A forest park occupies much of the centre of the peninsula, and the coasts are dotted with numerous beaches and scenic views. Evidence of the region's geothermal origins can be found in hot springs, notably at Hot Water Beach on the peninsula's east coast. The town of Whangamatā is a popular holiday retreat, and Whitianga on Mercury Bay is renowned for its yachting. The peninsula's waters are also a popular destination for scuba divers. Cathedral Cove, named for its cathedral-like arch through the limestone cliff, is a popular destination, only accessible by boat or on foot. In recent years, dolphins and more coast-loving whales are appearing along the coasts as their numbers began to recover, such as southern right whale, Bryde's whale and humpback whale.
The towns are connected by State Highways 25 and 25A which form a circuit around the peninsula. Not all of the roads within the peninsula are sealed (i.e. are gravel roads) notably the 309 Road, which connects Coromandel Town and Whitianga. Some hire car companies have contracts that specifically exclude driving on these roads. A passenger ferry runs from Ferry Landing to Whitianga, providing direct access to the shops and restaurants of Whitianga for pedestrians and cyclists based in Cook's Beach, Flaxmill Bay, Front Beach, and Ferry Landing. The ferry takes only 5 minutes to cross the harbour, while the trip by road takes 40 to 45 minutes.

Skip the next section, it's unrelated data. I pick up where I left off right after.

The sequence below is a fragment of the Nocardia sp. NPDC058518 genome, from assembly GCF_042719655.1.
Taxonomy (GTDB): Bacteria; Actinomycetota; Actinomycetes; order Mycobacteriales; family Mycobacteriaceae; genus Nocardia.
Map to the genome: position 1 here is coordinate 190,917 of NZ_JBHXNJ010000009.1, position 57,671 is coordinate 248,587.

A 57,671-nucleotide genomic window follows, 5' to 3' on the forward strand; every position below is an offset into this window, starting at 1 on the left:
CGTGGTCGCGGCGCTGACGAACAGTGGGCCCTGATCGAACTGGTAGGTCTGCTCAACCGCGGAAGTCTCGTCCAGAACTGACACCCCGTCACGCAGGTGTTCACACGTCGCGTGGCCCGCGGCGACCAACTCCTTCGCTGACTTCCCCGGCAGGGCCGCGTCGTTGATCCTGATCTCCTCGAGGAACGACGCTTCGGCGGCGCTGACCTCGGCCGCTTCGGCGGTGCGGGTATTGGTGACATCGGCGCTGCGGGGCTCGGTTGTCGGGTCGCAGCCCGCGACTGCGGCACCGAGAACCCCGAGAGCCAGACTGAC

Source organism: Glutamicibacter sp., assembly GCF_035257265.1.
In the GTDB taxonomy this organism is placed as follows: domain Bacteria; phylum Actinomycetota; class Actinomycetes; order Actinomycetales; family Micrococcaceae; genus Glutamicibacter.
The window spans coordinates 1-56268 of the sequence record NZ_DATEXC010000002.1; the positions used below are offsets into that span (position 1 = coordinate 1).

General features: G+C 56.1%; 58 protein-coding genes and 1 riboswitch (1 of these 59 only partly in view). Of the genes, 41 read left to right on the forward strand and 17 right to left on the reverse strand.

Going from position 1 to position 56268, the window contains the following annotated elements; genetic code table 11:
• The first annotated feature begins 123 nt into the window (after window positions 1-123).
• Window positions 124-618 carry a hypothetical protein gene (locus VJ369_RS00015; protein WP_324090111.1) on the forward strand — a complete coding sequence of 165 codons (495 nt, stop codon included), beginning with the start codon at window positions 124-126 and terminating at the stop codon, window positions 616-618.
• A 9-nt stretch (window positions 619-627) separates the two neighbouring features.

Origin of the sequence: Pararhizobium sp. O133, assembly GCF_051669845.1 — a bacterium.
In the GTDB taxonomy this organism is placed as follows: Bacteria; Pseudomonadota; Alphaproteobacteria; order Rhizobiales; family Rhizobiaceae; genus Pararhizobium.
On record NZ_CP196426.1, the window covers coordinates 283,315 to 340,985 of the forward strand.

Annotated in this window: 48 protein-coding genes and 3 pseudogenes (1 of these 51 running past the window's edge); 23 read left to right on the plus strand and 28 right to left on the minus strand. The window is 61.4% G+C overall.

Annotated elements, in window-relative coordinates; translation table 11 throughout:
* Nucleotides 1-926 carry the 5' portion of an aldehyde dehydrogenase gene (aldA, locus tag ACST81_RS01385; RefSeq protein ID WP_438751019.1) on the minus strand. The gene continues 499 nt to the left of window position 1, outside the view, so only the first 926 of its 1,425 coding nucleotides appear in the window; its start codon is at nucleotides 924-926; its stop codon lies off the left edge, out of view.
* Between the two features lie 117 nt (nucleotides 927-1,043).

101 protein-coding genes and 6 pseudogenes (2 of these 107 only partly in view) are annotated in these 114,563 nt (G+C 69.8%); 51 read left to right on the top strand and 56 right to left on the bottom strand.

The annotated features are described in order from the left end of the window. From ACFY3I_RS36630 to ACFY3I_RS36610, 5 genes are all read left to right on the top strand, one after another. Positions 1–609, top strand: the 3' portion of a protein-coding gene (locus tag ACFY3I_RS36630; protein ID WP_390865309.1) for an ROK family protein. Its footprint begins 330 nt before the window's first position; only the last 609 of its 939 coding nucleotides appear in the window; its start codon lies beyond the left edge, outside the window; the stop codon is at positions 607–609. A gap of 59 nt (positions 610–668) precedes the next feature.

Coromandel Peninsula Facts for Kids. Kiddle Encyclopedia.